trust, behaving accordingly. If this happens, Clem Sunter's High Road outcome remains a possibility. If it doesn't, the Afro-skeptics, who I have repeatedly ridiculed, will start becoming self-righteous and their predictions of us being on a slippery slope will prevail. This is a very important time for South Africa. It is further coloured by some rather interesting political developments, which give me hope. Firstly the ANC pushed three contentious and Labour (read COSATU) unfriendly issues through parliament. These are the E-toll system, the Youth Wage Subsidy and the NDP (National Development Plan). This is rather reminiscent, says Political Analyst and erstwhile ANC stalwart, Nic Borain, of Maggie Thatcher taking on the unions in the UK. The ANC have compromised the comfortable tripartite alliance and have also fired the young looneys, who have rallied around Julius and created a right wing thorn in the ANC's side, in the form of the EFF. Whilst not a serious threat, Borain says they might get serious support from a reasonably substantial part of the younger vote, disenfranchised by the ANC and highly irritated by Nkandla, Gupta-gate and favours for pals. He reckons COPE and Agang are marginal, but together with a fair improvement for the DA (notably in Gauteng) and the EFF, the ANC majority could slip to a tad over 60% - nowhere near the outright majority needed to unilaterally start amending the Constitution. There is hope, but the world is watching. On to markets, investments and other slightly less confusing realities: I would note that one certainty is nothing stays the same for too long. Recent feedback shows previously underperforming funds doing superbly. These include John Biccard's Value Fund, which is right back up there over short-term measurement periods. The currency bet taken by most managers we support has paid off over the last year, as is born out in the recent performance of some of our “global” industrials, which have stormed ahead and are leading the JSE higher. It is important to remember that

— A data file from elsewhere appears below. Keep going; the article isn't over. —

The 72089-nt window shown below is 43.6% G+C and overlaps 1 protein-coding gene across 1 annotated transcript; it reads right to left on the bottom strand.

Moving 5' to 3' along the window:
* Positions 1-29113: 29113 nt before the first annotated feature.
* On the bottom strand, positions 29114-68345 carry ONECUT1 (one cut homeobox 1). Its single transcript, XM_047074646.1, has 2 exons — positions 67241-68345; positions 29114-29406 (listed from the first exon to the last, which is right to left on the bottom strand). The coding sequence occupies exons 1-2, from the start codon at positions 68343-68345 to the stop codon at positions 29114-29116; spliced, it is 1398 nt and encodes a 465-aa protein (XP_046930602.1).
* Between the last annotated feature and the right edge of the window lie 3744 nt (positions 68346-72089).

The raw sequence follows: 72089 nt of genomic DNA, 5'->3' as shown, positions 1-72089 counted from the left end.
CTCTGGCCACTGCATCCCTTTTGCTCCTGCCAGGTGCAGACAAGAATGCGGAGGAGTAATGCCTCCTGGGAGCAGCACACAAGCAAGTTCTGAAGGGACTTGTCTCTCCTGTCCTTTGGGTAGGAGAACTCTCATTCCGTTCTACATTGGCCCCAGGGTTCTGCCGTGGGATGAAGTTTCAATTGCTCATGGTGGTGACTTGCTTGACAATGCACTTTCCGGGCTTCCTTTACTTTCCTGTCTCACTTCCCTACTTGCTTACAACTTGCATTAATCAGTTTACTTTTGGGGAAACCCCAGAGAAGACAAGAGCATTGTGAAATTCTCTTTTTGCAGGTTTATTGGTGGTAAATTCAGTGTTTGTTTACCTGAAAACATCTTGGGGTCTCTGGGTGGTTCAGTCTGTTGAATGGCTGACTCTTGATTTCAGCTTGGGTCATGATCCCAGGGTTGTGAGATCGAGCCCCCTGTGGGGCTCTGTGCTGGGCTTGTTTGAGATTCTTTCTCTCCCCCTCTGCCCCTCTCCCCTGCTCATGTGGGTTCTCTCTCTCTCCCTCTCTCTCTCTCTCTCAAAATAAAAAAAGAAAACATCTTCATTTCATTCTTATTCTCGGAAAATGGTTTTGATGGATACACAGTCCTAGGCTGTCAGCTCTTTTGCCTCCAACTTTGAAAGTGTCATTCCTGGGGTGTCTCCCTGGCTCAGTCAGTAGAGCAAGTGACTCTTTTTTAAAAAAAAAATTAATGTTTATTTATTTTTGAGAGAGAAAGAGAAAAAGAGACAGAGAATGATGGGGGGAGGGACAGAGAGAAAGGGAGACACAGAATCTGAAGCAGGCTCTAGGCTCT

even the mighty fall and rational thought and action is needed to protect profits, or simply value. NFB and similar serious wealth management businesses keep beating the drum of appropriate diversification. Now is as important a time as ever to recognize this approach, and more importantly, act on this advice to ensure portfolios remain appropriately exposed to assets that fairly price in the current reality and market risk. One of the key leading indicators of equities is interest rates. The world is going to have to get used to a less accommodative approach from Central Banks, and, accordingly, economies will have to once again stand-alone and resume the ebb-and-flow typical in these markets. Risk will return to markets and investors won't be in for a free ride as has been the global reality for the last few years. In South Africa, we have seen one small increase in rates of 0,5%. Economists have predicted a few more of these during coming months, but technical research says the likelihood of a steep increase is lessening. The South African economy is challenged by a great number of material issues. These include a vast under- or un-employed labour force, poor standards of education, crazily restrictive labour laws, crime and other socio-economic maladies. However, these are more than matched currently by a never-say-die attitude, a world class financial infrastructure, including amongst the world's best rated exchange, banking and assurance sectors and certain parts of an otherwise lackluster public service. The standouts here are SARS, Treasury, the Department of Finance and a few others. It's a pity that the leadership don't have the political will to use these as the trend setters. Mediocrity is NOT an option for our budding democracy. We need change and not for change's sake. Please engage with your Wealth Managers at NFB for more insight into some of the technical observations in this editorial.